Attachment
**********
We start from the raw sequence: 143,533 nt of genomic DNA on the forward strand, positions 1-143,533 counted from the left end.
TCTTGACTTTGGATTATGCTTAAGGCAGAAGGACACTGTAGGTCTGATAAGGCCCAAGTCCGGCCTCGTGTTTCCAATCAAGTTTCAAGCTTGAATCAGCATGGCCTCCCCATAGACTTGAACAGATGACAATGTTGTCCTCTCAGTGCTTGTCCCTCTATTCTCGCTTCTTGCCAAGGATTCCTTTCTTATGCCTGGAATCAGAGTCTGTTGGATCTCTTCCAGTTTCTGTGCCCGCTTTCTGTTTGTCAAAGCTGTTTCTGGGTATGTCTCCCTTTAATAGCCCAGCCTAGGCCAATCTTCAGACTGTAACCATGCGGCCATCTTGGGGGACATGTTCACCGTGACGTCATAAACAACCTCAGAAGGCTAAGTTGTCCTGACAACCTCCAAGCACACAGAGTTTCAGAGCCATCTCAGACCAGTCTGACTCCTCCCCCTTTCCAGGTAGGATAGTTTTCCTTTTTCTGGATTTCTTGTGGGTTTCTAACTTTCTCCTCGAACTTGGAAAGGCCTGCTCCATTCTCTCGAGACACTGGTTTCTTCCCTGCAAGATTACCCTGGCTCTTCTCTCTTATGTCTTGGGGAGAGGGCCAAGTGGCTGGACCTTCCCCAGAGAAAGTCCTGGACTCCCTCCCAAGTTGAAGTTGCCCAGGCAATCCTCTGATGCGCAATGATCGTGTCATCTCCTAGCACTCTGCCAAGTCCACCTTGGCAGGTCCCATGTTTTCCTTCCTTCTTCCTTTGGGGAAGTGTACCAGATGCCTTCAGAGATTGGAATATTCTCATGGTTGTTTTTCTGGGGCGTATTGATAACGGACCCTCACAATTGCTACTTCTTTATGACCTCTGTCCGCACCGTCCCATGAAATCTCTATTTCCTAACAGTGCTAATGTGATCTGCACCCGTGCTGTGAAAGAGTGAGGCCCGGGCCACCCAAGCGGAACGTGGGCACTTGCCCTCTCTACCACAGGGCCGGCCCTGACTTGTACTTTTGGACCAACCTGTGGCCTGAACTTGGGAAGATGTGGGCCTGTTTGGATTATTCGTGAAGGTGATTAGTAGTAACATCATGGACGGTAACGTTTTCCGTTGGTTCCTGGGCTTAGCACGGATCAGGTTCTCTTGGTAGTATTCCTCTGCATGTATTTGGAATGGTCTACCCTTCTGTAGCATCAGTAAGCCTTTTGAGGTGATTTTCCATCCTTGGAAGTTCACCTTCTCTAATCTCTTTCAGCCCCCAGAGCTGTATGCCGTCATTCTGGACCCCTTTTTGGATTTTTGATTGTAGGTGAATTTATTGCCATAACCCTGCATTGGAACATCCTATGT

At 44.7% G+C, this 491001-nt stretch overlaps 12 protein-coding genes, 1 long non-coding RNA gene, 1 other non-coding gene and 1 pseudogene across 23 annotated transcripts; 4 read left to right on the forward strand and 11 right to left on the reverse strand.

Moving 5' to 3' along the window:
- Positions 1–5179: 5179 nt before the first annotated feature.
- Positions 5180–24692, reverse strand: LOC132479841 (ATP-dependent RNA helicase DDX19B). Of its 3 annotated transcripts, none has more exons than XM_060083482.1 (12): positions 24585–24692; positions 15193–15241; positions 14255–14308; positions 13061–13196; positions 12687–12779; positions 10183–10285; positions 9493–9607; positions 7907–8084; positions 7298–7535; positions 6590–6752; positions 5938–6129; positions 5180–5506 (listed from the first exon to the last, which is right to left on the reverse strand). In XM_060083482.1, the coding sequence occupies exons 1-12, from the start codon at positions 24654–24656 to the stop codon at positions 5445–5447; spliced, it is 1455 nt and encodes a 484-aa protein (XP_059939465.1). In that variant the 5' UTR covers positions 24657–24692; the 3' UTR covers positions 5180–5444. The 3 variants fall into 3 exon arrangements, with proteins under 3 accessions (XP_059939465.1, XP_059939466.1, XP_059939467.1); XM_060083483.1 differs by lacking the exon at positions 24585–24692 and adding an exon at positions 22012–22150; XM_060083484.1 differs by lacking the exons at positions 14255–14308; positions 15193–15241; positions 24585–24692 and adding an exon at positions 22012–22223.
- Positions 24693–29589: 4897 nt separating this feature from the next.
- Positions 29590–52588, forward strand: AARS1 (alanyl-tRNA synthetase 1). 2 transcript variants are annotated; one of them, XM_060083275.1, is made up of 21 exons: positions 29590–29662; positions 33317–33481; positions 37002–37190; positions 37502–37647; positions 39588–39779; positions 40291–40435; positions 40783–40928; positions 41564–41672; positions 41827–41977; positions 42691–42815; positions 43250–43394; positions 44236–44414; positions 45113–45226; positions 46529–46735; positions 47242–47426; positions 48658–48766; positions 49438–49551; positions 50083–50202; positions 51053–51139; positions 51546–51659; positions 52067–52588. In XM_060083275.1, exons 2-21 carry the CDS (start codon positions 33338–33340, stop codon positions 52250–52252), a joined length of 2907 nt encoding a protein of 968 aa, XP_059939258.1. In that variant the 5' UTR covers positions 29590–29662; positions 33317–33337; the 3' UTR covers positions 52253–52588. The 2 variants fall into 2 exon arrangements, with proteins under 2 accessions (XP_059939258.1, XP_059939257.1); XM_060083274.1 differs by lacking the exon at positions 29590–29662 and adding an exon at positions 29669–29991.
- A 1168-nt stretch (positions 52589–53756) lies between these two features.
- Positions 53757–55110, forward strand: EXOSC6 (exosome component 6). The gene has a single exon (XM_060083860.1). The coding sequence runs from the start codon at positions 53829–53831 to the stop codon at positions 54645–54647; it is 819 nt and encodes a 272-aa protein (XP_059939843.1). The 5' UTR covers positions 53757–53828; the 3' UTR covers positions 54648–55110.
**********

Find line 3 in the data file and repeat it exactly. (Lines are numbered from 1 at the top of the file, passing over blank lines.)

At 44.7% G+C, this 491001-nt stretch overlaps 12 protein-coding genes, 1 long non-coding RNA gene, 1 other non-coding gene and 1 pseudogene across 23 annotated transcripts; 4 read left to right on the forward strand and 11 right to left on the reverse strand.